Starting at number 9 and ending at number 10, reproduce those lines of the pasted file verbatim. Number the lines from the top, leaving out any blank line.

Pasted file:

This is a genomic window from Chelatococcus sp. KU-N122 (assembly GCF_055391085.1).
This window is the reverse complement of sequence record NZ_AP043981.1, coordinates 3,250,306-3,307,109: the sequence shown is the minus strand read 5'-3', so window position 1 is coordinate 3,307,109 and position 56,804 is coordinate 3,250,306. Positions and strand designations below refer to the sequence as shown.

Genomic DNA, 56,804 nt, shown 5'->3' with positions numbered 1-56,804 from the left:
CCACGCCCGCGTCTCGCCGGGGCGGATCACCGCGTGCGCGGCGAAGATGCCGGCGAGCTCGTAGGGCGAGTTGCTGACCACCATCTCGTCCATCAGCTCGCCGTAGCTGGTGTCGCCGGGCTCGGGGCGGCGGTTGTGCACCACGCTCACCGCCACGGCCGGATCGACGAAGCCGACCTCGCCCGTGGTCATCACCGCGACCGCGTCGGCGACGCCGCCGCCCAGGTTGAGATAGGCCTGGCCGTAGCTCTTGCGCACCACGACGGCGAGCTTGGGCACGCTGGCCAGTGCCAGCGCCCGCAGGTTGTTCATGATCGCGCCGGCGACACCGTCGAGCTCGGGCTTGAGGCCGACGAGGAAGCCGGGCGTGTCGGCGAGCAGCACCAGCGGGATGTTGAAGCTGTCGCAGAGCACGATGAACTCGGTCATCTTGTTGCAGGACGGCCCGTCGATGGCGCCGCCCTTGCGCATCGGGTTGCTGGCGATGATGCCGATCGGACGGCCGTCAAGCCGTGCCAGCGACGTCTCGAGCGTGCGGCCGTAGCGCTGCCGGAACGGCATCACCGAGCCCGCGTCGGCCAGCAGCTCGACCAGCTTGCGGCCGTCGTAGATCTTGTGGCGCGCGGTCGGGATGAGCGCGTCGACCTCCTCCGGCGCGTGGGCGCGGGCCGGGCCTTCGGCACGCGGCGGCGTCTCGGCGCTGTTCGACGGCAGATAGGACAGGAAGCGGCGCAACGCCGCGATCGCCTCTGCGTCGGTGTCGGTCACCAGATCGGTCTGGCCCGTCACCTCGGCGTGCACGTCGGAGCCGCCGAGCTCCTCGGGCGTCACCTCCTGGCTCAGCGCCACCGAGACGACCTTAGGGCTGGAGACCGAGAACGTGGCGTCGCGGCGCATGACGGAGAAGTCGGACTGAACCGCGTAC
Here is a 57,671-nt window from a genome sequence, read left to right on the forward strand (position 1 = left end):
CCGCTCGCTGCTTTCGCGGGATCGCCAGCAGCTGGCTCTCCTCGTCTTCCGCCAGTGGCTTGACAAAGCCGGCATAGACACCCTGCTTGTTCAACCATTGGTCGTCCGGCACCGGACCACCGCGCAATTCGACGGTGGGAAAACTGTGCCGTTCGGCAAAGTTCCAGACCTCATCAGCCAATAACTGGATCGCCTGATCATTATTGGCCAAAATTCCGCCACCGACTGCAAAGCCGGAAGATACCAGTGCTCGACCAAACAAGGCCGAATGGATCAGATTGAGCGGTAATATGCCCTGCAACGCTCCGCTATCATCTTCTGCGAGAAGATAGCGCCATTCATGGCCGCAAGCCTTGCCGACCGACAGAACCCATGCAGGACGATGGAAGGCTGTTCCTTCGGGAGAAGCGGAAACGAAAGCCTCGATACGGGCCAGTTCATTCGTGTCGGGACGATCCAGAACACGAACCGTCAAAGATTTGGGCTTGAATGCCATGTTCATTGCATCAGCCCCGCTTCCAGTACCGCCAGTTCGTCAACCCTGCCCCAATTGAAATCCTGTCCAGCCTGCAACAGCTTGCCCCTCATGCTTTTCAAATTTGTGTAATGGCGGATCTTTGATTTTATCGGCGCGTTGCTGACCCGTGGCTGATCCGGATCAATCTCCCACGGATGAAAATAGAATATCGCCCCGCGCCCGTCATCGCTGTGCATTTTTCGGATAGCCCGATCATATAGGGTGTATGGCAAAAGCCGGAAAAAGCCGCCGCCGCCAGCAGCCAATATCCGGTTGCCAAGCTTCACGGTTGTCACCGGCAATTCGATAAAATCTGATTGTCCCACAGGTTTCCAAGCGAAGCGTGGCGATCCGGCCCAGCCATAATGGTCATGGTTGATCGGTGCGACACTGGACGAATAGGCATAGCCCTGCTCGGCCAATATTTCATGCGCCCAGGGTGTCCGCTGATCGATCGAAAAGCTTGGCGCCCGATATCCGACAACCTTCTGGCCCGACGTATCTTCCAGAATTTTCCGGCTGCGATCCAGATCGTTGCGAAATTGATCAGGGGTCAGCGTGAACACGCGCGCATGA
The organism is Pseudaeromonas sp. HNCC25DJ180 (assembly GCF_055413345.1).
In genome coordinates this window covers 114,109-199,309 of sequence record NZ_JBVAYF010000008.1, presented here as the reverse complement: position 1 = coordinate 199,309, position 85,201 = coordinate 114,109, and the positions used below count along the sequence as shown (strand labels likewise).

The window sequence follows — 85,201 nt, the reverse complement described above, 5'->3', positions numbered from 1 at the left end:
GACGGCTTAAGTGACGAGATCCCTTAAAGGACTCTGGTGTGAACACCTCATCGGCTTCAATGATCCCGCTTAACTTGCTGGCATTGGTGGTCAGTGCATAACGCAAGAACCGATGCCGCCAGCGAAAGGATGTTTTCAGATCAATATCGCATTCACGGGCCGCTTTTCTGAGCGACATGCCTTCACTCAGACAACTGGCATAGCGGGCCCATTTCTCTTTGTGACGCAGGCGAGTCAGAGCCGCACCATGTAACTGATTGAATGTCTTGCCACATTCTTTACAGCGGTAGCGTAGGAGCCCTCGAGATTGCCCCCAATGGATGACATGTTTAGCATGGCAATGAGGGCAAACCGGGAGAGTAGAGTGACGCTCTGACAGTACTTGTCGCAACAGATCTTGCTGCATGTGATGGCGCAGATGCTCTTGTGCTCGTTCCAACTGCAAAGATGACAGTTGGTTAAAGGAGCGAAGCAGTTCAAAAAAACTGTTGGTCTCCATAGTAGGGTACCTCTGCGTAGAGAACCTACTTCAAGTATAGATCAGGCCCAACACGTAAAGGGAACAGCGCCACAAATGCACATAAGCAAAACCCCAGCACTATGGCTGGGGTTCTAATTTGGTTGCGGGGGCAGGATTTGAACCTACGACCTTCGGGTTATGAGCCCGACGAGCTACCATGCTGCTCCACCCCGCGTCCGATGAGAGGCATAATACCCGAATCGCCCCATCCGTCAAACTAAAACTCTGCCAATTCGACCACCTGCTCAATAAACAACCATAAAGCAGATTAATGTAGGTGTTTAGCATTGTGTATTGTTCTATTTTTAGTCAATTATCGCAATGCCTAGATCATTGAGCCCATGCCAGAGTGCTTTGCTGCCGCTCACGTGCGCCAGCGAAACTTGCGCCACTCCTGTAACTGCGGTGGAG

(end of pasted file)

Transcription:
The window sequence follows — 85,201 nt, the reverse complement described above, 5'->3', positions numbered from 1 at the left end:
GACGGCTTAAGTGACGAGATCCCTTAAAGGACTCTGGTGTGAACACCTCATCGGCTTCAATGATCCCGCTTAACTTGCTGGCATTGGTGGTCAGTGCATAACGCAAGAACCGATGCCGCCAGCGAAAGGATGTTTTCAGATCAATATCGCATTCACGGGCCGCTTTTCTGAGCGACATGCCTTCACTCAGACAACTGGCATAGCGGGCCCATTTCTCTTTGTGACGCAGGCGAGTCAGAGCCGCACCATGTAACTGATTGAATGTCTTGCCACATTCTTTACAGCGGTAGCGTAGGAGCCCTCGAGATTGCCCCCAATGGATGACATGTTTAGCATGGCAATGAGGGCAAACCGGGAGAGTAGAGTGACGCTCTGACAGTACTTGTCGCAACAGATCTTGCTGCATGTGATGGCGCAGATGCTCTTGTGCTCGTTCCAACTGCAAAGATGACAGTTGGTTAAAGGAGCGAAGCAGTTCAAAAAAACTGTTGGTCTCCATAGTAGGGTACCTCTGCGTAGAGAACCTACTTCAAGTATAGATCAGGCCCAACACGTAAAGGGAACAGCGCCACAAATGCACATAAGCAAAACCCCAGCACTATGGCTGGGGTTCTAATTTGGTTGCGGGGGCAGGATTTGAACCTACGACCTTCGGGTTATGAGCCCGACGAGCTACCATGCTGCTCCACCCCGCGTCCGATGAGAGGCATAATACCCGAATCGCCCCATCCGTCAAACTAAAACTCTGCCAATTCGACCACCTGCTCAATAAACAACCATAAAGCAGATTAATGTAGGTGTTTAGCATTGTGTATTGTTCTATTTTTAGTCAATTATCGCAATGCCTAGATCATTGAGCCCATGCCAGAGTGCTTTGCTGCCGCTCACGTGCGCCAGCGAAACTTGCGCCACTCCTGTAACTGCGGTGGAG